Authorities Confirm Joan Davis Died from Blunt Force Trauma, Stab Wounds
Bergen County Prosecutor's Office setting up reward for information on Davis murder case.
Township activist Joan Davis died from blunt force trauma and stab wounds, and not in the August fire at her Alpine Drive home, county authorities have confirmed for the first time.
But who killed the vocal gadfly remains an unsolved township mystery, and the brutal murder has stumped investigators. Prosecutors and township police have been tight-lipped about the probe, offering few details and even fewer answers.
Bergen County Prosecutor John L. Molinelli said Tuesday that authorities will offer a reward for information leading to who murdered the 74-year-old.
“We are setting up a reward program that will pay up to $10,000 for anyone that supplies us with material information that leads to the conviction of any person for her homicide,” Molinelli said in an e-mail Tuesday night. He did not provide additional details and did not return a call for comment.
Police Chief Robert Wilson would not say if any suspects had emerged but said tips received by police haven’t yet proved fruitful. He too declined to detail the information investigators have looked at. He would not comment on the specifics of the crime, including whether the killer broke into Davis’s house, where she lived alone.
“We get information periodically coming in, but nothing has yielded any value,” Wilson said. “We are very concerned that a murder occurred in town and that it’s unsolved.”
Maureen Parenta, a spokeswoman for the prosecutor’s office, said Davis died from “blunt force trauma and sharp point injury.” Davis’s body was found on the night of Aug. 17 after emergency workers responded to a fire in her home. In the days after the murder, The Record cited unnamed sources who said Davis was stabbed and beaten, but authorities had not publicly said if she died from the attack or the fire.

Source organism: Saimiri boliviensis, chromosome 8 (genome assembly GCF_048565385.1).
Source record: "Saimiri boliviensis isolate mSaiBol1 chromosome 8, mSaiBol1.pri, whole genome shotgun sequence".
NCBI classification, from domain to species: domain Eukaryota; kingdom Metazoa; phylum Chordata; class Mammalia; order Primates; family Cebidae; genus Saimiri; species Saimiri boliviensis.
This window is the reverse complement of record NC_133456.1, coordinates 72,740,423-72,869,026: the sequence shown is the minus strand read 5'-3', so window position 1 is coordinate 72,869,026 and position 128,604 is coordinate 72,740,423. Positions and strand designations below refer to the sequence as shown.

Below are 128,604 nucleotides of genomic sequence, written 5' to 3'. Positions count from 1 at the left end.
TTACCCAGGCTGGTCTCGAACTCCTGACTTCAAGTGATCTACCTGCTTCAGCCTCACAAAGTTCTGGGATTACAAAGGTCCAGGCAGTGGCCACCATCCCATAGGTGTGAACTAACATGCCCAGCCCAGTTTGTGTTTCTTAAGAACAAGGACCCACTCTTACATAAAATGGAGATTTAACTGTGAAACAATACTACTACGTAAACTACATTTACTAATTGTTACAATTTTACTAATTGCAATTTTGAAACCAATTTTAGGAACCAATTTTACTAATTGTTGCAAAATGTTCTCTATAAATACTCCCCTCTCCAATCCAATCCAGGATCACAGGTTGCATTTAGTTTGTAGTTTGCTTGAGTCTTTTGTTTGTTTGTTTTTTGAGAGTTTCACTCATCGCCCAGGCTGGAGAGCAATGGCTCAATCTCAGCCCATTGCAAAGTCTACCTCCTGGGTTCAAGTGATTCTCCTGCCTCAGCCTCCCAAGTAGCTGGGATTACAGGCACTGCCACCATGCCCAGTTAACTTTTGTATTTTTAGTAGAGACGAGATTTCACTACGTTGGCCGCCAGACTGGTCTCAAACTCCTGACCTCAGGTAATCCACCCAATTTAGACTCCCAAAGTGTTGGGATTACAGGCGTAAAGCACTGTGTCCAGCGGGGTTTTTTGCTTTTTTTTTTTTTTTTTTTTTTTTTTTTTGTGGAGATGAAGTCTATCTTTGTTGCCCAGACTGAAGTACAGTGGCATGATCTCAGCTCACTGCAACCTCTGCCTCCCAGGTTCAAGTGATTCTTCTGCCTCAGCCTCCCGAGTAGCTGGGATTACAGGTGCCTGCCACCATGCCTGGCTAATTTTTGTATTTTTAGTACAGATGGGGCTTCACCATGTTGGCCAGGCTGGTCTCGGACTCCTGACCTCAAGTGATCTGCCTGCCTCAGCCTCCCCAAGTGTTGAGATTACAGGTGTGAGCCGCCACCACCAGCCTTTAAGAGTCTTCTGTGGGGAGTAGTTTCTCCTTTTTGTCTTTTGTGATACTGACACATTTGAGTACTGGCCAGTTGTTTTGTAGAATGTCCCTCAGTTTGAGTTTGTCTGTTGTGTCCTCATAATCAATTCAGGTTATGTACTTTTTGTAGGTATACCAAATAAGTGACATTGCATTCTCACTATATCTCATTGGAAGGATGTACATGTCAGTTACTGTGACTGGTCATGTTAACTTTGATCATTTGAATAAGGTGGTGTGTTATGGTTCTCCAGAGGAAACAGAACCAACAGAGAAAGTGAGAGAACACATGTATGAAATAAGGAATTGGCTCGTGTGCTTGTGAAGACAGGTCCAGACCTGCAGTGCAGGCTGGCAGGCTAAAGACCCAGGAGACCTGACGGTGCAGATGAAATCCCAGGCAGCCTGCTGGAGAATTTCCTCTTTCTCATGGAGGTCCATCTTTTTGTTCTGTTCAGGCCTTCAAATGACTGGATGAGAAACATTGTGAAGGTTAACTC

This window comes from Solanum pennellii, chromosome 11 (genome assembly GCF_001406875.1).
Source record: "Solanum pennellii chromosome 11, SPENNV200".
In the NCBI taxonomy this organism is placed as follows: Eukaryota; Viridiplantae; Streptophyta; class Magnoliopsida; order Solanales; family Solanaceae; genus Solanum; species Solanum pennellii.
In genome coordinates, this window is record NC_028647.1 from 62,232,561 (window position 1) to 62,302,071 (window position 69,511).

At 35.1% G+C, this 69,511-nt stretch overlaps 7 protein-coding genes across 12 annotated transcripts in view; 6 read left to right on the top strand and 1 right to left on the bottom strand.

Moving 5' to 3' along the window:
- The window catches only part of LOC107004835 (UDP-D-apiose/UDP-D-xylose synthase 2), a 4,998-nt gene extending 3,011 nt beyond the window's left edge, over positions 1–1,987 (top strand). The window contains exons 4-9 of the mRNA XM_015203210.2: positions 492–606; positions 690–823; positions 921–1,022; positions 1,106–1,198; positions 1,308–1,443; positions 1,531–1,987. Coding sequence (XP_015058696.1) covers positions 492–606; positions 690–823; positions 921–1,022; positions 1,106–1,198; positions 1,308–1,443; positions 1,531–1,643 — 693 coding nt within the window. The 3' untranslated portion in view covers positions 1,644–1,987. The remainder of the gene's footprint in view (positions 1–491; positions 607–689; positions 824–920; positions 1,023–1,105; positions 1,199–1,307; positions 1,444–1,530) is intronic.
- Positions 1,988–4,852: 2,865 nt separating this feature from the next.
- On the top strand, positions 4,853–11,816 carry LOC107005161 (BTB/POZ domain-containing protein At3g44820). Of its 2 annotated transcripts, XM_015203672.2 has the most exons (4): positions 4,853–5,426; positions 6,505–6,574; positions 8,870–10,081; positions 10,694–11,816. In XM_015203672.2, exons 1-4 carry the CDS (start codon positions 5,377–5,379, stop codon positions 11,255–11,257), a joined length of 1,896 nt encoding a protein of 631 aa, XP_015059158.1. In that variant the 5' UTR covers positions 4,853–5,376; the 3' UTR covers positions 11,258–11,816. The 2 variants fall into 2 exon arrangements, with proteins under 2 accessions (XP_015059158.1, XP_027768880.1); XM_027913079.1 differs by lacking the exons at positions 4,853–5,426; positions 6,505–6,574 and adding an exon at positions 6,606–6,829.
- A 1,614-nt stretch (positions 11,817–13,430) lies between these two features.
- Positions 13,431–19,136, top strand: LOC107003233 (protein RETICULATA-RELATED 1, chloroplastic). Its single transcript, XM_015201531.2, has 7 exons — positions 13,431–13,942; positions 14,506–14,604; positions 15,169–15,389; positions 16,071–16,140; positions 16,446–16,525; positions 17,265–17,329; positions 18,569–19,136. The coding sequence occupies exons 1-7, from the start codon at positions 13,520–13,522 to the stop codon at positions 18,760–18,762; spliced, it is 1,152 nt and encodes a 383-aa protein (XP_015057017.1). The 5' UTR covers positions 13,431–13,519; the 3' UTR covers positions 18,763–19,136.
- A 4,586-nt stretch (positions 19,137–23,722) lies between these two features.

Police and prosecutor’s office detectives regularly review the case, Wilson said. But as the investigation continues, and more and more times passes, residents wonder if the killer will ever be brought to justice.
“People are just surprised that it’s gone unsolved,” said Councilman Elie Y. Katz, who would often drive Davis home from council meetings.
Former Mayor Jacqueline Kates, who spoke at Davis’s memorial service, said she hoped the case would remain a priority for investigators.
“It was an incredibly horrific crime and it’s just hard to fathom that the police wouldn’t have any clues,” Kates said.
Some community members have collected donations to fund a reward through the Crime Stoppers program. Kates has worked with Rev. Oscar McCloud on the program. McCloud said some money was collected but not as much as he had hoped for. Donations can still be sent to the Crime Stoppers program.
McCloud said he was happy to hear that the prosecutor was working to set up a reward, but hoped county investigators would release more updates on the case to reassure the public.
“People are nervous. People are suspicious,” McCloud said.
Wilson said anyone with information should contact authorities, no matter how insignificant they think the tip could be. Calls can be placed to the police department, prosecutor’s office or Crime Stoppers hotline.
“It’s always a great benefit to us when we have community members offering up information,” Wilson said.
Anyone with information can call:
- Crime Stoppers at 201-833-4222
- Bergen County Prosecutor's Office at 201-226-5500
- Teaneck Police at 201-837-2600